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I was resting in the tea room yesterday afternoon, savouring a slow-sipping amontillado and watching the November rain lash down onto the herbaceous borders when I was surprised to hear a heavy rapping on my front door; surprised because my pack of Japanese fighting dogs usually intercept any visitor long before they attain the sanctuary of the portico.
I was even more surprised to see Jeff Thomson standing on my doorstep, holding a World Series Umbrella and a bulging plastic carrier bag.
“G’day, yer Pommie bastard,” he greeted me, “Can I use yer fax machine?”
Since I had only last week allowed Rodney Hogg to avail himself of my hedge trimmer, I felt obliged to extend the Hughes hospitality to his hairy compatriot. Before long, I heard the soothing whirr and beep of the facsimile device, punctuated by a choice selection of ripe Australian expletives.
“Sherry?” I asked, when he was done. Propriety forbids me from repeating his reply here, but you can be assured that he left me in no doubt as to his opinion on the merits of fortified wine and its implications for the sexual preferences of the imbiber. As he left, I tried to warn him about the pack of slavering beasts that was sure to descend upon him, but in the event, I need not have worried for his safety. Later that evening I found them cowering and whimpering behind the livery stables.
But to the gist. As he left, a solitary sheet of paper became dislodged from his carrier bag and drifted onto the marble floor. When I picked it up, I found that I held in my hand a single page from the minutes of the latest meeting of the FBU, the Fast Bowlers Union. In the interests of freedom of information, I feel duty bound to publish the entire contents of page two for your perusal:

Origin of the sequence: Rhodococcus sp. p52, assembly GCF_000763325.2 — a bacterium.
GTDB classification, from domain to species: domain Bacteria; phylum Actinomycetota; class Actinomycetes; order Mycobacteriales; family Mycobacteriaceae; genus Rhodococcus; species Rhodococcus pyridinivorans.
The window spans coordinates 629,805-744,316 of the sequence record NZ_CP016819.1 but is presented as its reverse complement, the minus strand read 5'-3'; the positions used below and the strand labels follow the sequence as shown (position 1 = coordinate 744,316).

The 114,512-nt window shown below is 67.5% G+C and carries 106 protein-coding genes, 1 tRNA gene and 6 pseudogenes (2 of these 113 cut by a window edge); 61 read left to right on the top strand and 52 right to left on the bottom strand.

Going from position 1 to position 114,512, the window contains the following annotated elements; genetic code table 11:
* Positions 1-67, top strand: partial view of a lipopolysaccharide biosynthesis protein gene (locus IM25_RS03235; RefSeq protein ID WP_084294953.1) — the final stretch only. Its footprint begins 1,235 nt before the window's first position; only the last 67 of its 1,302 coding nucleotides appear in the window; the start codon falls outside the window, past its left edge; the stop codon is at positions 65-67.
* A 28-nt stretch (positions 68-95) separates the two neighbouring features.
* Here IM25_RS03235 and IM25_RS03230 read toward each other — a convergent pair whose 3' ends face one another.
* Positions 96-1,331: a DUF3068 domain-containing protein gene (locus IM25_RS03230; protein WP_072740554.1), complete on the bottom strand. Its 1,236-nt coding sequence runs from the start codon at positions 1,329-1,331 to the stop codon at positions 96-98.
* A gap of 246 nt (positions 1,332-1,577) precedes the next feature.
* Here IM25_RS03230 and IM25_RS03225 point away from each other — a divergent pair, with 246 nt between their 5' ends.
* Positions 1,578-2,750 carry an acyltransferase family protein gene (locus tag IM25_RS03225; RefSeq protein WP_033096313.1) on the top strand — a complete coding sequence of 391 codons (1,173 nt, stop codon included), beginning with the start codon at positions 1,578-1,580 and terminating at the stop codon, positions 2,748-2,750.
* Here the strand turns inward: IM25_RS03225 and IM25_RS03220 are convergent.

“…tore his arm off and had a good laugh about it in the dressing room afterwards.
Apologies Mr Edwards is unable to be with us as his bruised fingernail is a lot more serious than first thought. I understand that he also sustained a nasty paper cut when trying to open his Deccan Chargers pay packet. I’m sure we all wish him a speedy recovery.
Appointments We are delighted to announce the re-election of Mr Sreesanth to the top table (applause). Previously a strike bowler only in the sense that we all wanted to strike him (thanks to Mr Kirsten for that joke), he has recently managed to take some wickets without doing anything silly. Thanks go to Mr Dravid for the hypnosis sessions, to Mr H Singh for the slaps and to Mr Patel and Mr Nehra for stepping aside so graciously.
Injuries Mr Lee wished me to pass on my thanks for the flowers and chocolates. He has undergone emergency teeth-whitening treatment and his dentist believes that his smile should soon be back to normal. So a reminder to everyone to remember their shades next time, and I will also be writing to Mr Lee, reiterating our rule on bringing guitars to committee meetings.
Awards It’s that time of the year again when we reveal our ‘Snarler of the Year’. It has been a good year for snarling, although several entrants had to be disqualified for excessive smiling on the field of play. And a reminder to you all for next year that a grimace because you’ve put your back out again does NOT count as a snarl.
I’m pleased to announce that this year’s award goes to Mr Siddle for his sterling work in Cardiff. The judges were impressed not just with the extent of his snarl and growl work, but also the high volume of spittle deposited onto the pitch, the umpire and Simon Katich at short leg. Well done, Sid; a worthy winner, I think you’ll agree.
Charitable Causes Mr Akhtar has once again been leading by example. His concern for the plight of penniless cosmetic surgeons has led him to voluntarily undergo the knife-and-vacuum-cleaner procedure, rather than just going for a bit of a jog of a morning. I think we can all applaud such selfless dedication.
Unfortunately, our ‘Radar’ appeal has stalled a little of late. I know there’s a recession on but can I ask all of you to dig deep and redouble your fund-raising efforts so that sufferers like little Mitch can get the treatment they need for their unfortunate problem. Thanks in this regard to Mr Steyn for his ‘sponsored choke’. It didn’t raise any money, but it did give us all a good chuckle and helped to raise morale…”
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Andrew Hughes is a writer and avid cricket watcher who has always retained a healthy suspicion of professional sportsmen, and like any right-thinking person rates Neville Cardus more highly than Don Bradman. Providing his ransom demands continue to be met, he has promised never to write a whimsical book about village cricket. @hughandrews73